Reply
    • posted by Jorge on

      (5) Obergefell and a host of other cases arising out of the Griswold line will suffer a similar fate, but as collateral damage. The battle for “equal means equal” now moves to the political front.

      Regardless of whether those two cases are overturned, this country will be better off 30 years from now for the lack of an environment in which judicial legislation offends the dignity of decent folk, takes power from the powerless, and turns democracy into a sham that benefits the few over the many.

      Reply
    • posted by Tom Scharbach on

      Regardless of whether those two cases are overturned …

      The problem goes well beyond Roe and Obergefell. Among the cases that directly descend from and are dependent on the Griswold “right to privacy” rationale are Eisenstadt, Carey, Zablocki and Lawrence, to name a few in the line. All will be at risk.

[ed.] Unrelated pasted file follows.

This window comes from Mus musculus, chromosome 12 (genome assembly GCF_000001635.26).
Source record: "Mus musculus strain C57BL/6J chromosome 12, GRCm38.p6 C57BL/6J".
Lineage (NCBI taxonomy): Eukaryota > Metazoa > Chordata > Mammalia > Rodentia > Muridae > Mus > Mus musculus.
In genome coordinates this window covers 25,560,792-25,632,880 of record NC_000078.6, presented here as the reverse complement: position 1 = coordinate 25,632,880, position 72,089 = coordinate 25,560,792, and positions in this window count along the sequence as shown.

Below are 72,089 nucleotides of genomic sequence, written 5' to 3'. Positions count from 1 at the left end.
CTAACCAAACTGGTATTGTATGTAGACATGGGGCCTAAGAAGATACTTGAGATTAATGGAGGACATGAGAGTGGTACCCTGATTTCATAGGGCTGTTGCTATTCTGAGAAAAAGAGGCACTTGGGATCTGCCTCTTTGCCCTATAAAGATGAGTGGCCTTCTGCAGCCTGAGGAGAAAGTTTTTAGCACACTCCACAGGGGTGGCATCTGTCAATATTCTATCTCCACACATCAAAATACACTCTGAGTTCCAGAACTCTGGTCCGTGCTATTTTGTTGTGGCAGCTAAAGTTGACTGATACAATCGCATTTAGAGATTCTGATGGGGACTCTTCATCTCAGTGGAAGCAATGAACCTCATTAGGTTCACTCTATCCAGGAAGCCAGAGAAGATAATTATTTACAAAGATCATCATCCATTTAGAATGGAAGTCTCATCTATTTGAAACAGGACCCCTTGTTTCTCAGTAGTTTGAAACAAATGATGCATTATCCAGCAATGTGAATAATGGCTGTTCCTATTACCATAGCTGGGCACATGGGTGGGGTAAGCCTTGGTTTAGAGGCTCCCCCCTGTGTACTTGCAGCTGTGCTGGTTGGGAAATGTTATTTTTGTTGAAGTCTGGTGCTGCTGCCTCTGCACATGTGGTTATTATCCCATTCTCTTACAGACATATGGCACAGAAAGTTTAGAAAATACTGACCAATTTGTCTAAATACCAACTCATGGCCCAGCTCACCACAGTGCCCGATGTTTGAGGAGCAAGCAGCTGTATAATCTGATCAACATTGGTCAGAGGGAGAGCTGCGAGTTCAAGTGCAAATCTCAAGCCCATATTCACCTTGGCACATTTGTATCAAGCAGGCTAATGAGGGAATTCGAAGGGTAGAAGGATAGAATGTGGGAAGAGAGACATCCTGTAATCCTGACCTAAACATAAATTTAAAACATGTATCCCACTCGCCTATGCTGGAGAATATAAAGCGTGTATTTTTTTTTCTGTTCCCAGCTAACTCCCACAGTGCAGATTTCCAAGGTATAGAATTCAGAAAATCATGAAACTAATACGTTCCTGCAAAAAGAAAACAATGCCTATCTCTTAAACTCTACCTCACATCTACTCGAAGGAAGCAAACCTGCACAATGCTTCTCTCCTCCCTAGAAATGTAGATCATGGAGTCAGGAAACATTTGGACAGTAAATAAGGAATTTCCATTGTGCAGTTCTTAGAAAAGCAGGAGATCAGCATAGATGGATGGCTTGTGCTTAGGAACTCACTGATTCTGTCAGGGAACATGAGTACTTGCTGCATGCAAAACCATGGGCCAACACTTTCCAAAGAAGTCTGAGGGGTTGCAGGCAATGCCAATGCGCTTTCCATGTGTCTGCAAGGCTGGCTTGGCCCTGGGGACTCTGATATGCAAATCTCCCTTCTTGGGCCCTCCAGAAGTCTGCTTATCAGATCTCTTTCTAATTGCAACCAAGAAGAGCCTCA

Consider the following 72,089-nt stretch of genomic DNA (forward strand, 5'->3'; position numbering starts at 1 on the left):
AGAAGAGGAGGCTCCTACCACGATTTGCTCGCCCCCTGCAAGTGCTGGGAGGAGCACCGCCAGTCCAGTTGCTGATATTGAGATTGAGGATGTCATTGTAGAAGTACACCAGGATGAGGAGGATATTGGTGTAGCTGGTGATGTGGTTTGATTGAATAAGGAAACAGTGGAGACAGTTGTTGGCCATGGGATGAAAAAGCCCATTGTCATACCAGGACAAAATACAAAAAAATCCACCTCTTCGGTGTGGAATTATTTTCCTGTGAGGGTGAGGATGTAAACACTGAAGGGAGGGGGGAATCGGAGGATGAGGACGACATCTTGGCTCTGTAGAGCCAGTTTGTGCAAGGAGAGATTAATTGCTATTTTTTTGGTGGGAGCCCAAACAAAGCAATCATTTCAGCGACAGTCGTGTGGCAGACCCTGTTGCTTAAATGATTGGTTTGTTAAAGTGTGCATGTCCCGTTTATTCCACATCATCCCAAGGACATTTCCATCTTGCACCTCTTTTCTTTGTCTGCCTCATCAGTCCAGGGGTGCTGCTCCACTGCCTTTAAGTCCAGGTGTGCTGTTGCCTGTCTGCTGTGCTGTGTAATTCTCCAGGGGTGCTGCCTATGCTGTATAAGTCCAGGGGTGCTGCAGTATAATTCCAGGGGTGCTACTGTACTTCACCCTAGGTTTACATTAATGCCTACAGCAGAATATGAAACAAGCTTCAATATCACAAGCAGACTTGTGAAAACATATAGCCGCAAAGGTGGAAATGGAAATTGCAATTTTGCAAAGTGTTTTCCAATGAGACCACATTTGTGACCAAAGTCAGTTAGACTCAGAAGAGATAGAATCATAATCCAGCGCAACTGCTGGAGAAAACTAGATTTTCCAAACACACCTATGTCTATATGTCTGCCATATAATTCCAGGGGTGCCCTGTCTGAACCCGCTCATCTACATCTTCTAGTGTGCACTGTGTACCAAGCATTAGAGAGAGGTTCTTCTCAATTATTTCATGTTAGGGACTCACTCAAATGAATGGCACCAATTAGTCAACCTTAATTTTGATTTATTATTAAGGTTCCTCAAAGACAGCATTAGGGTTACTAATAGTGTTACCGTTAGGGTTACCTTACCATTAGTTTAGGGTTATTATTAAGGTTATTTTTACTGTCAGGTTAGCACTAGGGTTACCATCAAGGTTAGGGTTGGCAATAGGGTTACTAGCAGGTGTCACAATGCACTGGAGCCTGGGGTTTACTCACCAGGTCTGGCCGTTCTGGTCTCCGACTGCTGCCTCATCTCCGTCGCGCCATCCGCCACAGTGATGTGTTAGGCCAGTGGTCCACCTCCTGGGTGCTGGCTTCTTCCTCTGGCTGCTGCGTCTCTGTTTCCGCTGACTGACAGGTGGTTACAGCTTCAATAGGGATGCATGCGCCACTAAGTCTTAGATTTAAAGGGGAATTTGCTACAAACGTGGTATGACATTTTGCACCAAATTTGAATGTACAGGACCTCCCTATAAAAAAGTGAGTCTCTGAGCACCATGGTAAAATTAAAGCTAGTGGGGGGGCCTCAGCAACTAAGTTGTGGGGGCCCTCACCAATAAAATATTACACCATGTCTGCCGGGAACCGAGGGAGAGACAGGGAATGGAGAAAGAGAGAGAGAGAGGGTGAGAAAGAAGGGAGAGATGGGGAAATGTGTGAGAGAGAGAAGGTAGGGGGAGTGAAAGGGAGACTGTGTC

… this country will be better off 30 years from now …

      Uh huh. Well, luckily you are young enough to reap the benefits of your folly. I’m old enough to have grown up in the world you are hoping to see.

      I’m in my 70’s and am not likely to live long enough to see our individual freedoms chipped away, right by right, protection by protection, in favor of the government as the arbiter of our most personal, intensely private activities and relationships.

      You will. And, like most conservatives, you will cheer the process, right up until the time that you realize that your freedom is being eroded, not just the freedom of “minorities”.

      Reply
      • posted by Matthew on

        I would gladly see everyone of color who voted for Prop 8 in CA and Amendment One in NC pushed back to the back of the bus where they belong as payback for what they did to take our marriage rights away. Louis FarraKKKhan has more privilege than any gay white Republican of either sex in the United States or any Jew of any race or sexuality and you fucking know it.

        Reply
  2. posted by Jorge on

    Yes, I watched in full later, too. And unlike the nomination hearings, I kept watching Collins’s speech to the end.